Anyway, to close out the Comcast call, I asked to be reinstated and he said it was final-–no appeal. I asked to escalate to a manager so I could explain my situation, and he stated there was no escalation, and repeated there was no appeal. I then asked for customer service email or other contact information so I could CC the company on a blog post (which you are reading now) and letter I would be sending to the FCC, Public Knowledge organization, New Media Foundation, the city of Seattle's Mayor's Office, and my Seattle City Council representative. He said he could connect me to the customer escalation line, but also stated it would not help – they wouldn't consider removing the cap. At that point I said I wouldn't bother wasting my time with the customer escalation line, and that I'd like to cancel my broadband. He politely said he understood, and that he'd transfer me to the appropriate department.
Time to return to Comcast customer service hell! After a few minutes I spoke with another gentlemen in the Technical Support and Billing division I'd been transferred to who, surprise, couldn't help me since I was cancelling my (now defunct) service. He then transferred me to (wait for it!) the Retention department, since they're apparently the only ones who can cancel a Comcast cable account. Yes, after Comcast applied their ridiculous policy and told me they didn't want me as a customer, I was transferred to the Retention department where they insisted on driving through their spiel until I could finally interrupt, say it wasn't going to work, and explain my situation. At which point the agent said: "Oh. I'll take care of it, thank you for calling Comcast ." As of this moment I have no idea if I've been cancelled or not.
[Update, added July 12: To clarify, Comcast has cut my broadband with no appeal. The text above about my attempting to cancel my account was my attempt at making sure I don't get charged for a service Comcast is no longer giving me. But right now my cable modem is dead, with no signal going into it.]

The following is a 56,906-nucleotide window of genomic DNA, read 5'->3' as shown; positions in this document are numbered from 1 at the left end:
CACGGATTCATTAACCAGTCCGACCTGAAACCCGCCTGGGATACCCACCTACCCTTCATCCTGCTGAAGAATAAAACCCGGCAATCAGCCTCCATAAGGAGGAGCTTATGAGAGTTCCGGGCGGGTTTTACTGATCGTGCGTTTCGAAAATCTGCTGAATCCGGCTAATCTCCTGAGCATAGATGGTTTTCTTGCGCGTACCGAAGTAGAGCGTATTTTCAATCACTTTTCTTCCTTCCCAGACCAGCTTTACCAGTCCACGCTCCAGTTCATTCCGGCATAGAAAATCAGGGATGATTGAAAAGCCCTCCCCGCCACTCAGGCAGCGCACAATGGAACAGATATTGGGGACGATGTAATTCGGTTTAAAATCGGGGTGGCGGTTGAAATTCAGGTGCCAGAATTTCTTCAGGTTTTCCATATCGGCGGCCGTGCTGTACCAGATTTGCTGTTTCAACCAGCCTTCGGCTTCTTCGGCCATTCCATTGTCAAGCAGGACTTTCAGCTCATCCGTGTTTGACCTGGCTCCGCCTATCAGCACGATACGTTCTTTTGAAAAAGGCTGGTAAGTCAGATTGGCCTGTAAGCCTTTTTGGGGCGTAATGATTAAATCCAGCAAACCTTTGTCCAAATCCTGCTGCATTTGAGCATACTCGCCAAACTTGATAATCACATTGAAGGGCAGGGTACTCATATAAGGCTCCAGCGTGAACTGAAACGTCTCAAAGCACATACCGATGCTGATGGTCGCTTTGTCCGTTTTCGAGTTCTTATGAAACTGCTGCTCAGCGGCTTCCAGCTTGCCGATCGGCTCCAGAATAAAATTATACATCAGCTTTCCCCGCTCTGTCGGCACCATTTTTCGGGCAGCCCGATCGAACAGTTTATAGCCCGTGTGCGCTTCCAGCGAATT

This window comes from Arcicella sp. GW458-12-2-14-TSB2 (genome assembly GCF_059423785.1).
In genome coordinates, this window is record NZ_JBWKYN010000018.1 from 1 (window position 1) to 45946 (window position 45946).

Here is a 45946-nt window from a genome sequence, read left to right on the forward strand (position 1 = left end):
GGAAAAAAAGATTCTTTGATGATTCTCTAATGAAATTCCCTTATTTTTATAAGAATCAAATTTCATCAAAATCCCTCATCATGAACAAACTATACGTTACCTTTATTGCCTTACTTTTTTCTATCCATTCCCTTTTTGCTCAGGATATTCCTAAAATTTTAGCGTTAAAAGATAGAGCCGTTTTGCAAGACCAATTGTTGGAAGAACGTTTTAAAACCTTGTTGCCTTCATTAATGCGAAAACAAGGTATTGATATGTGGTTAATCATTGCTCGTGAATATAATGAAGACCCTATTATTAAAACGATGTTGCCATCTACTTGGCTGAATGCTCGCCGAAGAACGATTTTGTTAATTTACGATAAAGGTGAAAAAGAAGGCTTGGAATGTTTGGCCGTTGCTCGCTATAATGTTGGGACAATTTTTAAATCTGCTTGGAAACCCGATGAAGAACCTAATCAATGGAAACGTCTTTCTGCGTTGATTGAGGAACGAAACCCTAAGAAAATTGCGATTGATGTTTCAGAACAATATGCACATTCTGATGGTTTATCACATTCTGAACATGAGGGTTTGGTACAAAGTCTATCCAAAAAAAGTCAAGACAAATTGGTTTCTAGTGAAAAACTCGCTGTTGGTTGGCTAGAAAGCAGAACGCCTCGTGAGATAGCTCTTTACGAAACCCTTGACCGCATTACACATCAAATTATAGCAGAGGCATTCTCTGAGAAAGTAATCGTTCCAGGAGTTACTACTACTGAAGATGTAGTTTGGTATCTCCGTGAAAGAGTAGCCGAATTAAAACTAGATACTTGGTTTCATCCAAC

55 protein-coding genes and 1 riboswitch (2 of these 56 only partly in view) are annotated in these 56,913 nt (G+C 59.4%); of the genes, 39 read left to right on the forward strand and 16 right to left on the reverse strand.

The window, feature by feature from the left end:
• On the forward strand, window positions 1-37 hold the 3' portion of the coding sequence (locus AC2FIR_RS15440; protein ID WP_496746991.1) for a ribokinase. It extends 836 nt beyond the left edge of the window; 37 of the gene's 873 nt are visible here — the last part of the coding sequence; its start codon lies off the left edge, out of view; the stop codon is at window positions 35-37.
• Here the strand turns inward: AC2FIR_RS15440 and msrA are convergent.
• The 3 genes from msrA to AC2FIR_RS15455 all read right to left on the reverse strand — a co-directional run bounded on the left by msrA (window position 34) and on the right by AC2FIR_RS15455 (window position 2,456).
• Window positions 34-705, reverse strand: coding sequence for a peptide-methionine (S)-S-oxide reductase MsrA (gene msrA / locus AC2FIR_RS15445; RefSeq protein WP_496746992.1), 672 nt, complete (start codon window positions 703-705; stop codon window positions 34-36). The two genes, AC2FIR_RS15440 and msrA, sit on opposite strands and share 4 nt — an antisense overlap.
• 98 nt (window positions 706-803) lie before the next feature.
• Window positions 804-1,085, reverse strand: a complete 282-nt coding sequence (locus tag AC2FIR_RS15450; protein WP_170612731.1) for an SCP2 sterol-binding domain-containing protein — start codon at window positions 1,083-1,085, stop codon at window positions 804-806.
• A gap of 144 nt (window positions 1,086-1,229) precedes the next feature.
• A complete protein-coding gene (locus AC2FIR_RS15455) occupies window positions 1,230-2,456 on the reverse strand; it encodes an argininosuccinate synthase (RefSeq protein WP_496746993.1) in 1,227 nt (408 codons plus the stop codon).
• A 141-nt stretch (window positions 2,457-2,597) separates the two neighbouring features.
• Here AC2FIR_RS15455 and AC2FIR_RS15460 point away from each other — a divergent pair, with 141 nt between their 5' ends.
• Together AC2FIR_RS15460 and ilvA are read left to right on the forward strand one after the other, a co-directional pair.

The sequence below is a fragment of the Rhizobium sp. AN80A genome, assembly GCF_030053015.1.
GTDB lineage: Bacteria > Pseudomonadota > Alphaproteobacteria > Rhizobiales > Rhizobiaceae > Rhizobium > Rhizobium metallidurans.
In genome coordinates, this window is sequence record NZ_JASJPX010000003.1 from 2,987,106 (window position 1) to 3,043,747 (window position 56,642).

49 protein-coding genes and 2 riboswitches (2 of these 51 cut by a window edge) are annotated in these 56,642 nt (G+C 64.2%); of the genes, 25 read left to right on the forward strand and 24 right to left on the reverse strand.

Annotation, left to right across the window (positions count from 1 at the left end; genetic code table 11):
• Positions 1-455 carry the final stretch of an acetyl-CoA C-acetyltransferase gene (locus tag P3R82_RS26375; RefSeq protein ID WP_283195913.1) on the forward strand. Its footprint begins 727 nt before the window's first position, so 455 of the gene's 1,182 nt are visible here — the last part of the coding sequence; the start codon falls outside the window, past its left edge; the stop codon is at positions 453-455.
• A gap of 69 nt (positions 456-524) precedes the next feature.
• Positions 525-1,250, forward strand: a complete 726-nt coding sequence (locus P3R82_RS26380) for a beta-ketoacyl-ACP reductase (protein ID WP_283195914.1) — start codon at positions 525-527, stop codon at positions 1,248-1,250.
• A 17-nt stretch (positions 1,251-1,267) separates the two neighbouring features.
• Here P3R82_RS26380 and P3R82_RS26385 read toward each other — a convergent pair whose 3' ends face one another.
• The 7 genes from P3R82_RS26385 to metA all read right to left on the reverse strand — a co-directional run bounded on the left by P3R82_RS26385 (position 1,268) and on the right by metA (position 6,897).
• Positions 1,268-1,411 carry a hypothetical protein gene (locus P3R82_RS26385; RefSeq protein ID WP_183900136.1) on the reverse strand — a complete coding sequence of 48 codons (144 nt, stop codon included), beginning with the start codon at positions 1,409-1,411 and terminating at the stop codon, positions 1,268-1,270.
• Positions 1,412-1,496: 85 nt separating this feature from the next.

My opinion on all this is simple. The ability to access broadband internet is a right, and should be defined as an essential utility. Just as you're surprised when you flick a light switch and the light doesn't come on so are you surprised when the internet goes away in your house. The internet is used for communication, entertainment, business - an entire panopoly of humor endevours. Just as there are protections to keep water and electricity flowing to your house, so should the internet be protected.
Now the broadband companies would strongly disagree with me here. They're terrified of being turned into dumb pipes that only deliver data. This is why you see such vicious fights over the definition of internet neutrality, and cable companies fighting to be able to restrict services that flow over their pipes, inspect packets, or have the right to charge more for differing levels of service. They try to spin this as protecting the integrity of the network for other customers, and not having to charge more to offer service that some small percentage of their users overuse. However, these same companies are also strangely quiet when you ask them why (as in Comcast's case) they're able to keep boosting my broadband speed tier year after year for no additional charge. Or why their quarterly filings show their cost of providing broadband service continues to drop year after year, while rates keep going up. It doesn't add up.
[Update, added July 12:: Some disagree with my opinion above. To reiterate, I believe that internet access is a right, and an essential utility that's needed in today's life. That's not supported in any legal definition in the US (though Finland recently made it a point of law, and the United Nations believes broadband access is a basic human right), but I do believe that most people would intuitively agree. Put another way, internet access long ago passed the stage of "new tech that's interesting" to "something everyone uses and assumes you have". Hence my electricity and water points – I believe internet falls in the same vein, and also think the current battles/discussions over the ability to control the internet are emblematic of that.]
Several commentators have also noted that internet access is a requirement in some states for food stamp access, to attend some (offline, not internet-only) universities, and even for VoIP over fiber in some communities. This also supports my opinion that internet access is right and should be regulated as an essential utility.]
Here's what's frightening about all this: today Comcast blocked me from using a potentially competitive music service from Amazon. Even worse, today Comcast disconnected me from the ever-evolving cloud services I use each and every day for life and work.